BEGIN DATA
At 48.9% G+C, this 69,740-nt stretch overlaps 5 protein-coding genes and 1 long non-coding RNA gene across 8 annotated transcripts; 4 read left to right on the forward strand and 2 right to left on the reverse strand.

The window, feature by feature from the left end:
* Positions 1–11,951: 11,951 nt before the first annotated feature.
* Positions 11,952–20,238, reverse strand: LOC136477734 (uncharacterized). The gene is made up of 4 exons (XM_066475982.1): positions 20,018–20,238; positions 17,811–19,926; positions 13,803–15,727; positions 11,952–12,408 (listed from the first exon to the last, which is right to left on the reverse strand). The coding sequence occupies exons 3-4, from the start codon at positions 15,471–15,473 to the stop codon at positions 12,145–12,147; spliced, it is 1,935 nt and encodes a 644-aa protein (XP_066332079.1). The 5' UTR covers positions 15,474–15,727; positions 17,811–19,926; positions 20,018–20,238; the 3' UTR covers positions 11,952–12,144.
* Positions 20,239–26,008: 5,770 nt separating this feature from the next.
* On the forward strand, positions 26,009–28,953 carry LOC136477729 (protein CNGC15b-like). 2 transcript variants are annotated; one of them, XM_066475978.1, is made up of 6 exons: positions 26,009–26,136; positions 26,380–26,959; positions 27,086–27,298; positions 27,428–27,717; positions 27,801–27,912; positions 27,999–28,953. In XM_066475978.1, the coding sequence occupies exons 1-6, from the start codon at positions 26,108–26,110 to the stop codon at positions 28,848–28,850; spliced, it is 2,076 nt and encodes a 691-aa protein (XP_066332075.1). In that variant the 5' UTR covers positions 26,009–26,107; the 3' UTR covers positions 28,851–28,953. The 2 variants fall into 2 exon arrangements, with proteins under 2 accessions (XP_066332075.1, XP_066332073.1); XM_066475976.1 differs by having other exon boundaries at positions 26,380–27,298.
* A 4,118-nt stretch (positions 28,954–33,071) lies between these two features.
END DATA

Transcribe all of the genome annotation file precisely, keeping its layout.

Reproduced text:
At 48.9% G+C, this 69,740-nt stretch overlaps 5 protein-coding genes and 1 long non-coding RNA gene across 8 annotated transcripts; 4 read left to right on the forward strand and 2 right to left on the reverse strand.

The window, feature by feature from the left end:
* Positions 1–11,951: 11,951 nt before the first annotated feature.
* Positions 11,952–20,238, reverse strand: LOC136477734 (uncharacterized). The gene is made up of 4 exons (XM_066475982.1): positions 20,018–20,238; positions 17,811–19,926; positions 13,803–15,727; positions 11,952–12,408 (listed from the first exon to the last, which is right to left on the reverse strand). The coding sequence occupies exons 3-4, from the start codon at positions 15,471–15,473 to the stop codon at positions 12,145–12,147; spliced, it is 1,935 nt and encodes a 644-aa protein (XP_066332079.1). The 5' UTR covers positions 15,474–15,727; positions 17,811–19,926; positions 20,018–20,238; the 3' UTR covers positions 11,952–12,144.
* Positions 20,239–26,008: 5,770 nt separating this feature from the next.
* On the forward strand, positions 26,009–28,953 carry LOC136477729 (protein CNGC15b-like). 2 transcript variants are annotated; one of them, XM_066475978.1, is made up of 6 exons: positions 26,009–26,136; positions 26,380–26,959; positions 27,086–27,298; positions 27,428–27,717; positions 27,801–27,912; positions 27,999–28,953. In XM_066475978.1, the coding sequence occupies exons 1-6, from the start codon at positions 26,108–26,110 to the stop codon at positions 28,848–28,850; spliced, it is 2,076 nt and encodes a 691-aa protein (XP_066332075.1). In that variant the 5' UTR covers positions 26,009–26,107; the 3' UTR covers positions 28,851–28,953. The 2 variants fall into 2 exon arrangements, with proteins under 2 accessions (XP_066332075.1, XP_066332073.1); XM_066475976.1 differs by having other exon boundaries at positions 26,380–27,298.
* A 4,118-nt stretch (positions 28,954–33,071) lies between these two features.